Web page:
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My blogs are not written for professional counsellors, but for clients. Please be aware that this blog may trigger something within you. Seek immediate medical help if you need to.


Have you ever been bullied? Does it still stay with you? Do you feel guilty about it, or angry, or still powerless? Does the fear still hold you in dread?

For a whole year, I was bullied on the forty minute bus trip home from school when I was about 12 years old. The bully was from another school and was about 16 years of age. He used to get on the bus about four stops after me.

I remember the fear building each afternoon, as the bus approached his school bus stop, hoping he wouldn’t get on my bus that day. As each passenger got on the bus, my senses heightened, and when I saw him, I instantly sunk into defeat. He would somehow find me on the bus, without even looking in my direction. So, as he stepped closer to where I was seated, while pretending not to notice him, I would pray to be invisible. But, he always found me. I always was immobilised just by his presence.

Even when I managed to take a window seat, with an adult sitting beside me, he would still stand close by in the aisle just behind my seat, hovering, towering over me, menacing, staring, sneering, threatening. The fear would build up in me as I now feared the adult beside me would get off the bus and allow my tormentor to sit beside me.

At times he would just verbally bully me, but other times he would pinch or press his fist into my thigh or ribs. Not unbearable physical pain, but oh the fear. The fear was always way worse than the actual physical pain. It numbed me to silence, never speaking up. Not there on the bus. And never a word to anyone else. And he would always say that he would see me tomorrow, with as much menacing promise and fear as only he could instil in me. This fear was almost worse than his actual presence.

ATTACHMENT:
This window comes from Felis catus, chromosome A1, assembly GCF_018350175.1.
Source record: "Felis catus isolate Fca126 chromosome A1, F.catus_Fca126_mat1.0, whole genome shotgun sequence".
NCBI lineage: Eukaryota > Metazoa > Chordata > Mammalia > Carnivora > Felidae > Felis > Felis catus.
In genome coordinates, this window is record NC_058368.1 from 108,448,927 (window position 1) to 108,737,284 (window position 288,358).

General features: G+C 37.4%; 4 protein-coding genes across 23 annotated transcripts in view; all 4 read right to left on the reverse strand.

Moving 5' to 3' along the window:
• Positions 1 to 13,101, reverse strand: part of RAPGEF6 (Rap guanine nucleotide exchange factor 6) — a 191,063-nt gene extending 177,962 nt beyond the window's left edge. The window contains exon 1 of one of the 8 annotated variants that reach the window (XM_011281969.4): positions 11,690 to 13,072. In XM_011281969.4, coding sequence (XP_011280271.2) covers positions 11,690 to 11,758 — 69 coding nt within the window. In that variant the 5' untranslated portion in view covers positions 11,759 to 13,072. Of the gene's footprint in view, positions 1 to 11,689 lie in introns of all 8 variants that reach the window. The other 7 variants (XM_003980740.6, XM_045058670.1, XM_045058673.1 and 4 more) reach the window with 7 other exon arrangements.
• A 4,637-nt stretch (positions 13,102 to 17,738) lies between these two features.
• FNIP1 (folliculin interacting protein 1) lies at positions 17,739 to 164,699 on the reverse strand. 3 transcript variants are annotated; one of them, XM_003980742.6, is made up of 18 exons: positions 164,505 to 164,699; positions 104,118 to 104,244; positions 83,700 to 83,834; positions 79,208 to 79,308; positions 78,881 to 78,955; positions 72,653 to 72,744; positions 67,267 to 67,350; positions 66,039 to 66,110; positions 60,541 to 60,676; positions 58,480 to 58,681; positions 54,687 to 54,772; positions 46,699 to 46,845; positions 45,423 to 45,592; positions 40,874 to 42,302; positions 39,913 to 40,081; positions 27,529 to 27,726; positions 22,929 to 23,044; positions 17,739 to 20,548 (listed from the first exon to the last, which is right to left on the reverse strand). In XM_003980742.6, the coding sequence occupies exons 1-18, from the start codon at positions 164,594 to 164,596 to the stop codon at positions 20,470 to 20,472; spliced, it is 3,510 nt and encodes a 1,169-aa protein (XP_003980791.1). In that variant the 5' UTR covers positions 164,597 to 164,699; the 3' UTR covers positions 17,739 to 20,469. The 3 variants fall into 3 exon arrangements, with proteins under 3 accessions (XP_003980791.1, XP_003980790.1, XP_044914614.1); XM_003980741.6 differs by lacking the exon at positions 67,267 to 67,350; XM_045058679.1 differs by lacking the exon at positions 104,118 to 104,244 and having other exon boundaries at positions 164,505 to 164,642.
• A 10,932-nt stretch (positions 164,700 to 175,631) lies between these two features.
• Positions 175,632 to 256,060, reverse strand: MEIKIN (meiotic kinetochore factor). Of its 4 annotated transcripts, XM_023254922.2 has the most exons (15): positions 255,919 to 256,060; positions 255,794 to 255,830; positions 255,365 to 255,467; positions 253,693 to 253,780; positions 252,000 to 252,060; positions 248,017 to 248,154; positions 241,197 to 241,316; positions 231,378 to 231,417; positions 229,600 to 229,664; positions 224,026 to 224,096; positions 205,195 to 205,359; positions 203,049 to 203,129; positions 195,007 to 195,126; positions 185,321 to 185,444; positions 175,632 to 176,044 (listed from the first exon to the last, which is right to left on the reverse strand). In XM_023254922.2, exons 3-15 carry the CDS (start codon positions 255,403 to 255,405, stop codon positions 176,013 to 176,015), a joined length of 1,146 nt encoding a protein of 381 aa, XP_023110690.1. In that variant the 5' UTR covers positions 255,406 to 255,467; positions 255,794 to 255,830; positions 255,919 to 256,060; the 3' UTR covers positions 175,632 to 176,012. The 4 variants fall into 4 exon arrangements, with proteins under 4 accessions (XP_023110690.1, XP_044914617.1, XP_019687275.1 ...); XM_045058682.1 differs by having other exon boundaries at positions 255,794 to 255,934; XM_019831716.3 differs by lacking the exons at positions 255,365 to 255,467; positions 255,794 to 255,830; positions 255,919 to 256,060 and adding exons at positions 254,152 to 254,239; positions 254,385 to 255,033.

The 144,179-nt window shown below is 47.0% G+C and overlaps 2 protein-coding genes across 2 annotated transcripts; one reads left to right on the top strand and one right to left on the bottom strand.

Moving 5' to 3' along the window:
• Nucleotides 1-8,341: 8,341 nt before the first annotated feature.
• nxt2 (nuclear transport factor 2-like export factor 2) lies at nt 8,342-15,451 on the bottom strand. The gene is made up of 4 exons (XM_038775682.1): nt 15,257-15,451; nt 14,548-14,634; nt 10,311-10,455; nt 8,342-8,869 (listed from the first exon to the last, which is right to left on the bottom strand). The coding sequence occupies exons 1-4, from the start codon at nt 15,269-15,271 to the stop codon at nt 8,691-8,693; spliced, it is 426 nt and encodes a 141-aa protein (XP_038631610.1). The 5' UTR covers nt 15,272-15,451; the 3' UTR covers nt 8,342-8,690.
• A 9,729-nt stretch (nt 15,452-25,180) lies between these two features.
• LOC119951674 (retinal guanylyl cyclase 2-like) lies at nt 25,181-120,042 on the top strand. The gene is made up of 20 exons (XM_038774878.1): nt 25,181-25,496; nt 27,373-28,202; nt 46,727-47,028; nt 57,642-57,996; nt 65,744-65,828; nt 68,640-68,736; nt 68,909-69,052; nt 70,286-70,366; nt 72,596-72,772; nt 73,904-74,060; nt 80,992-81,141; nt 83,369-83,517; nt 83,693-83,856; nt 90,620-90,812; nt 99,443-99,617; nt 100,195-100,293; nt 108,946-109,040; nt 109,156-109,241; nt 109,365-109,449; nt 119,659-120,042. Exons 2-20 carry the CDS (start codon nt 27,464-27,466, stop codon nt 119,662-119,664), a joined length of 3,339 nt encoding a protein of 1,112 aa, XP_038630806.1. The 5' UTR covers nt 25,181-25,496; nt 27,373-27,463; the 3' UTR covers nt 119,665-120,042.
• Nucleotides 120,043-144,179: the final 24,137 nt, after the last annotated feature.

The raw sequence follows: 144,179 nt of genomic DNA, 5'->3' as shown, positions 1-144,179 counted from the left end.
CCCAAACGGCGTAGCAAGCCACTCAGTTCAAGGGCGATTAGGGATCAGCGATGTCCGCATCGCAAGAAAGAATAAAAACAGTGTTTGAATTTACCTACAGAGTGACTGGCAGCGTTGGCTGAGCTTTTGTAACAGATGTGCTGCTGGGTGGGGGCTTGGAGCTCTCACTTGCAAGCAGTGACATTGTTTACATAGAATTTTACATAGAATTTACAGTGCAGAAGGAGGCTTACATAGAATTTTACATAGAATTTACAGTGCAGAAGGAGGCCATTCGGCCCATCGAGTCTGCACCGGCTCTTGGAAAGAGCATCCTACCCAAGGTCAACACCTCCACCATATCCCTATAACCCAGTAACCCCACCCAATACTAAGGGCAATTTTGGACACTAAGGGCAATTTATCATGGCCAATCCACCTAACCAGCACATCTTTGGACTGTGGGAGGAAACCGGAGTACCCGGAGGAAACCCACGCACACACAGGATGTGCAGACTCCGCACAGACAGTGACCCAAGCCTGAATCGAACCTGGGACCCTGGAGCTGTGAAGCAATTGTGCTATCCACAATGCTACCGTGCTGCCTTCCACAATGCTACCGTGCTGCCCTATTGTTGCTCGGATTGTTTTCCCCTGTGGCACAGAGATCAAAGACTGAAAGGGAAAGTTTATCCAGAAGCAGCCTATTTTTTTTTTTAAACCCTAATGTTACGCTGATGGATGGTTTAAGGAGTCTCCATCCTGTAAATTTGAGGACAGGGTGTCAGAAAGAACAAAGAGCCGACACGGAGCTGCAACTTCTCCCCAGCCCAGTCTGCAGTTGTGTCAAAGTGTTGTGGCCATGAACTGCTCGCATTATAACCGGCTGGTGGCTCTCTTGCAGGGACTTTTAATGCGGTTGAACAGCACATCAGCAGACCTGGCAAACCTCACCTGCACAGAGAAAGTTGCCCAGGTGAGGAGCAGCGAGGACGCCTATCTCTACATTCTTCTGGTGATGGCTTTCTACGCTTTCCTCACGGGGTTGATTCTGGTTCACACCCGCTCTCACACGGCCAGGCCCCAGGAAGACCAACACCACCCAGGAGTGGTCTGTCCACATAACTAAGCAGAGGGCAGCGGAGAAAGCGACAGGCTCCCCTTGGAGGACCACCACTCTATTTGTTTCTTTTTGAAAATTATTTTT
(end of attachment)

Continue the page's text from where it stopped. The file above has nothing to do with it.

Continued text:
Even in my middle age, I still wonder how I would feel now if I saw him in the street. I never knew his name. But I could never forget his evil face. To this day, I’ve only ever told a few people of those times of terror. Not because I am ashamed, but just because the fear still torments me.

I wonder who else he has tormented in the years following. What other victims laid in his path of evil intent.

I never ask myself why I didn’t speak up or fight back or yell and scream on the bus. It almost feels as if the evil was unconquerable. It always felt like there would have been no use to my resisting or protesting. I was insignificant. All I remember is being frozen to my seat, staring straight ahead, trying to be invisible.

Through counselling, I have worked through the fear and subsequent effects on my personality and self-worth. For a long time, even the memory still brought up the fear of those moments, as if I was still back on that bus.

Please speak to a counsellor if you can identify with this post at all.